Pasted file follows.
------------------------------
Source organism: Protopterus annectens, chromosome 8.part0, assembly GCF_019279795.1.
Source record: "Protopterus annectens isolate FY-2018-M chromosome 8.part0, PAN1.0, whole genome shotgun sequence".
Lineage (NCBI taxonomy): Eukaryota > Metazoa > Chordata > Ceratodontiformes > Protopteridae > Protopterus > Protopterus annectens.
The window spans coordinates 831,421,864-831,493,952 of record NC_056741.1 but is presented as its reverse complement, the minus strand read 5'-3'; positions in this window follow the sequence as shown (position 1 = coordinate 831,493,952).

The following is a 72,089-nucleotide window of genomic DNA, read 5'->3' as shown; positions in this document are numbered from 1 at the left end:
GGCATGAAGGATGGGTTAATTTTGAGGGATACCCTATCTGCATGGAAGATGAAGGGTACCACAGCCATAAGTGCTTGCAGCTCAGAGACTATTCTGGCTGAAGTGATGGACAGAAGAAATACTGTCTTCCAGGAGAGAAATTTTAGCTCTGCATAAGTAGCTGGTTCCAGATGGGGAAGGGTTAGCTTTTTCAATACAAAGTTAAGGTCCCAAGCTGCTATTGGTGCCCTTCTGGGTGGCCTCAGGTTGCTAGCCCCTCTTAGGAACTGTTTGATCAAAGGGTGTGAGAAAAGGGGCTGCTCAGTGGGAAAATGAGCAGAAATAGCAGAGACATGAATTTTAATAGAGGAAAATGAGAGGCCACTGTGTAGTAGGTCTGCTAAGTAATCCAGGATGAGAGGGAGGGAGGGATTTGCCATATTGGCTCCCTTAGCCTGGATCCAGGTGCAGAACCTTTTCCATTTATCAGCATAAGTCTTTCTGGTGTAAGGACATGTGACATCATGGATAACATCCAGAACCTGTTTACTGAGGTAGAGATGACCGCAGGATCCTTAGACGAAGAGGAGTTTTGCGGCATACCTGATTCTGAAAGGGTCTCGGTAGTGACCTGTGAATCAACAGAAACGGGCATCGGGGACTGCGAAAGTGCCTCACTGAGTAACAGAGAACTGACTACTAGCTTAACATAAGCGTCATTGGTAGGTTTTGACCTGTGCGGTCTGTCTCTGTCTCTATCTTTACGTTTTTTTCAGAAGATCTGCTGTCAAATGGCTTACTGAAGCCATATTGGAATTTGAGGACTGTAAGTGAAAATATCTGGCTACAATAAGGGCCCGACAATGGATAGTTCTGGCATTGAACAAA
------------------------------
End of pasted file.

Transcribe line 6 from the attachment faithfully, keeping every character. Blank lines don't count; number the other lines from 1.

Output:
GGCATGAAGGATGGGTTAATTTTGAGGGATACCCTATCTGCATGGAAGATGAAGGGTACCACAGCCATAAGTGCTTGCAGCTCAGAGACTATTCTGGCTGAAGTGATGGACAGAAGAAATACTGTCTTCCAGGAGAGAAATTTTAGCTCTGCATAAGTAGCTGGTTCCAGATGGGGAAGGGTTAGCTTTTTCAATACAAAGTTAAGGTCCCAAGCTGCTATTGGTGCCCTTCTGGGTGGCCTCAGGTTGCTAGCCCCTCTTAGGAACTGTTTGATCAAAGGGTGTGAGAAAAGGGGCTGCTCAGTGGGAAAATGAGCAGAAATAGCAGAGACATGAATTTTAATAGAGGAAAATGAGAGGCCACTGTGTAGTAGGTCTGCTAAGTAATCCAGGATGAGAGGGAGGGAGGGATTTGCCATATTGGCTCCCTTAGCCTGGATCCAGGTGCAGAACCTTTTCCATTTATCAGCATAAGTCTTTCTGGTGTAAGGACATGTGACATCATGGATAACATCCAGAACCTGTTTACTGAGGTAGAGATGACCGCAGGATCCTTAGACGAAGAGGAGTTTTGCGGCATACCTGATTCTGAAAGGGTCTCGGTAGTGACCTGTGAATCAACAGAAACGGGCATCGGGGACTGCGAAAGTGCCTCACTGAGTAACAGAGAACTGACTACTAGCTTAACATAAGCGTCATTGGTAGGTTTTGACCTGTGCGGTCTGTCTCTGTCTCTATCTTTACGTTTTTTTCAGAAGATCTGCTGTCAAATGGCTTACTGAAGCCATATTGGAATTTGAGGACTGTAAGTGAAAATATCTGGCTACAATAAGGGCCCGACAATGGATAGTTCTGGCATTGAACAAA